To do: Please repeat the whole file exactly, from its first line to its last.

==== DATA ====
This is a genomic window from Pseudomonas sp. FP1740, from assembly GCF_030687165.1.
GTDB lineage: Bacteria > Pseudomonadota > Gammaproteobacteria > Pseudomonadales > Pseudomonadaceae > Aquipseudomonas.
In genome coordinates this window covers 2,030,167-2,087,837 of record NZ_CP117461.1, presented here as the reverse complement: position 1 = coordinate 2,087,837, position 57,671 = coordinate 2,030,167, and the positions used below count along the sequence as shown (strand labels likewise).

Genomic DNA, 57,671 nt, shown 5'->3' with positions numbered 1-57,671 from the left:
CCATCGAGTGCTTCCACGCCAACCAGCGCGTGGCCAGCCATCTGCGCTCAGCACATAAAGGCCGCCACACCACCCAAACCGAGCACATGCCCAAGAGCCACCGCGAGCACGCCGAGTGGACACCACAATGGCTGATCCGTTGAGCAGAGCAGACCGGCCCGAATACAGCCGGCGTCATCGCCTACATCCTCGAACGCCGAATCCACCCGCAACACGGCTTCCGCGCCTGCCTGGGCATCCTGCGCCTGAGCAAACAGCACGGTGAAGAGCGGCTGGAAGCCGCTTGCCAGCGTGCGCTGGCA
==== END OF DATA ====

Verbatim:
This is a genomic window from Pseudomonas sp. FP1740, from assembly GCF_030687165.1.
GTDB lineage: Bacteria > Pseudomonadota > Gammaproteobacteria > Pseudomonadales > Pseudomonadaceae > Aquipseudomonas.
In genome coordinates this window covers 2,030,167-2,087,837 of record NZ_CP117461.1, presented here as the reverse complement: position 1 = coordinate 2,087,837, position 57,671 = coordinate 2,030,167, and the positions used below count along the sequence as shown (strand labels likewise).

Genomic DNA, 57,671 nt, shown 5'->3' with positions numbered 1-57,671 from the left:
CCATCGAGTGCTTCCACGCCAACCAGCGCGTGGCCAGCCATCTGCGCTCAGCACATAAAGGCCGCCACACCACCCAAACCGAGCACATGCCCAAGAGCCACCGCGAGCACGCCGAGTGGACACCACAATGGCTGATCCGTTGAGCAGAGCAGACCGGCCCGAATACAGCCGGCGTCATCGCCTACATCCTCGAACGCCGAATCCACCCGCAACACGGCTTCCGCGCCTGCCTGGGCATCCTGCGCCTGAGCAAACAGCACGGTGAAGAGCGGCTGGAAGCCGCTTGCCAGCGTGCGCTGGCA